Congress Has Reached New Depths of Stupidity

November 28, 2008

November 28, 2008

This week the government reported several statistics that indicate that the $7 trillion Uncle Sam has committed to economic stabilization is having little real effect.  On Wednesday, the Labor Department reported that the four-week average of initial requests for unemployment benefits was at its highest level since January 1983.  The Commerce Department reported that consumer spending plunged by 1 percent in October.  Commerce also reported that orders for big ticket manufactured goods plunged in October by the largest amount in two years.  Orders for durable goods dropped by 6.2 percent which was more than double the decline economists expected.  Lastly, the unemployment rate hit a 14 year high of 6.5 percent.

So, with all of this grave news and the seemingly ineffectiveness of the government to spend our way out of depression, unbelievably Washington with an increased Democratic majority in Congress and a Democratic president-elect is planning a bevy of new pro-union measures when they take office in January.  It is unbelievable because the last thing we need right now, other than a tax increase, is for Washington to increase costs on business.  After all, it is business that is being relied upon to supply the jobs that will eventually lead us to recovery.

What are the measures the new administration is considering imposing on business?  They are essentially the same old left-wing schemes that have been pushed for years.  They include:  mandatory paid sick leave, ergonomics regulations, and expansion of the Family and Medical Leave Act.

These measures that the president-elect and his socialist buddies in the Congress are considering are of course unconstitutional.  This blogger is going to sound like a broken record, but Congress has no authority under Article 1 Section 8 of the U.S. Constitution to legislate benefit packages for workers of private business.  There is a good reason for this.  The founders realized the only way for a people to be truly free was by guaranteeing their economic freedom.  It works both ways – freedom of individuals to use private property as they see fit and freedom of workers to use their labor as they see fit.  Forced regulation puts business at a competitive disadvantage because it usurps the power of the market to make the most efficient decisions possible.  These measures seem just, but how does Congress know what the ramifications will be for the health of American business?  They don’t and remember again that we are relying on business to reinvigorate the economy with jobs.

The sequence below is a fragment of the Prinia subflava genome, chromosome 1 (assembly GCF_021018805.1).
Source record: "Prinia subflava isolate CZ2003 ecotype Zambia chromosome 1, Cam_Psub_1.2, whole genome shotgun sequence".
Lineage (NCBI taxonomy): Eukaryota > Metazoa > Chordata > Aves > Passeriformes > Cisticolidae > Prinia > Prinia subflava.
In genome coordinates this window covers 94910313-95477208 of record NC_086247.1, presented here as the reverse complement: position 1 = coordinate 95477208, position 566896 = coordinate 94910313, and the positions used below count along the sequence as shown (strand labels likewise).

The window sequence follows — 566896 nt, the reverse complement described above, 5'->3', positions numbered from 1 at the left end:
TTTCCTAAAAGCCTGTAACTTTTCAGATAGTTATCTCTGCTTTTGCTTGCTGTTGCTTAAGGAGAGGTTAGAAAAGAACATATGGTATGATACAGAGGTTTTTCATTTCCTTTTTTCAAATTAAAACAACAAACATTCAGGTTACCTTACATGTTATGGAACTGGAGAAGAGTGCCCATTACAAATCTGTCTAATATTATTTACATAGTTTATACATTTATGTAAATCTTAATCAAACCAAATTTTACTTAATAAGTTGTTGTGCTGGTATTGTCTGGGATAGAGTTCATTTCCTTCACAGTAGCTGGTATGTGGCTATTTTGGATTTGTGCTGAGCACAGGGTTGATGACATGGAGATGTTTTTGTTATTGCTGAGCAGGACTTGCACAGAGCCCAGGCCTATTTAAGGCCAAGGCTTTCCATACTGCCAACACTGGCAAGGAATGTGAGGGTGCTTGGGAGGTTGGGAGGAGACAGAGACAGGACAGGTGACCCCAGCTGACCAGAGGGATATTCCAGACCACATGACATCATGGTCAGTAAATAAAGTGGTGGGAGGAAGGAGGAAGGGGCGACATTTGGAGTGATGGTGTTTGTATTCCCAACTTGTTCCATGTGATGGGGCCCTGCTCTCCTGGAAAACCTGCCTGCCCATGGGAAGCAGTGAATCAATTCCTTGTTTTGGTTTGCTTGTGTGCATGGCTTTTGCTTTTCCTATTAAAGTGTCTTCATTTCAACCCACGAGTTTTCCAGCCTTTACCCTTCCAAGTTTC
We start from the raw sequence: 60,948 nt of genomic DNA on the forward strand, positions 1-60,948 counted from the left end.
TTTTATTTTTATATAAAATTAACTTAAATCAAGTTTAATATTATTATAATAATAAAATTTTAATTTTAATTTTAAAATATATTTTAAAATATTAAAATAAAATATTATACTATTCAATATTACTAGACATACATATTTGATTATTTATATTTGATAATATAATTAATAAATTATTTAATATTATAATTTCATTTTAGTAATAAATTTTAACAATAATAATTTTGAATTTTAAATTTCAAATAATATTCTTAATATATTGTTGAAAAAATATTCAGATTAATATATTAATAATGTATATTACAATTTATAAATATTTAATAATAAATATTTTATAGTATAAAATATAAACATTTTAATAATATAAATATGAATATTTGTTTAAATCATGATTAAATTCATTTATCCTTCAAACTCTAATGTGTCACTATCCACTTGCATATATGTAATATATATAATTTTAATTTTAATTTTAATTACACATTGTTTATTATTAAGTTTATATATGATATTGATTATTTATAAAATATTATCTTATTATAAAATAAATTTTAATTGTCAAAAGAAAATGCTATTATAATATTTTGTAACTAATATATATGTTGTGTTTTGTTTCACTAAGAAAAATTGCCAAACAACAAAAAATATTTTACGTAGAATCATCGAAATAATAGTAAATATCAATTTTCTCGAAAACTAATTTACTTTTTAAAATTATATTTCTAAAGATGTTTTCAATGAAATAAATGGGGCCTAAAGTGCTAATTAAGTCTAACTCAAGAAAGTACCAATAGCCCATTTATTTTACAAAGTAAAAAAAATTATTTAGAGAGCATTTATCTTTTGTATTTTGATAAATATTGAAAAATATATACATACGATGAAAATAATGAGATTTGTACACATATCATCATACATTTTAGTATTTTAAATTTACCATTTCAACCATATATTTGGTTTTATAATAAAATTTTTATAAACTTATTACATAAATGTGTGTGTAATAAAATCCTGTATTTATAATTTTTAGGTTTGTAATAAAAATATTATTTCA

One thing is certain each of the measures will increase the costs of doing business.  Cost estimates for the ergonomics regulations alone total about $100 billion a year to implement.  The proposal to expand the Family and Medical Leave Act includes small firms and applies to events such as parents attending school conferences with their child’s teacher.  It is naïve to think that businesses can or will simply absorb the increased costs of production due to government regulations.  These costs will be passed on to workers through less job growth and higher prices for products and services.  If Washington truly believes that consumer spending will get us out of our current economic mess then policies that increase business costs will be counterproductive to that effort.

The cornerstone of the pro-union, anti-business measures is the card-check legislation.  Card-check is Obama’s reward to his union supporters like the Department of Education was Jimmy Carter’s reward to the National Education Association’s for their support in 1976.   It would force companies to recognize a union if a majority of its workers signed cards.  This is different from today’s law which requires a month-long campaign ending in a secret vote and would make unionization of a business much easier to attain.  Government meddling in this matter is ridiculously unconstitutional.  Beyond that obvious fact, why is government still supporting a dinosaur whose historical record is filled with hooliganism, and putting whole industries out of business in the U.S. (see steel and automobiles)?  Has Congress learned nothing from its recent study of how the UAW has contributed to the collapse of the Big Three?

It is illegal for Congress to enact the above measures anytime, but is particularly irresponsible for them to do it now while we are headed for a depression.  Having already committed close to $7 trillion of money we do not have to fix our economic problems, now they want to compound our difficulties by placing unreasonable regulations on the sector that is charged with reviving our economy.  Congress has reached new depths of stupidity.


Bankruptcy over Bailout

November 21, 2008

November 21, 2008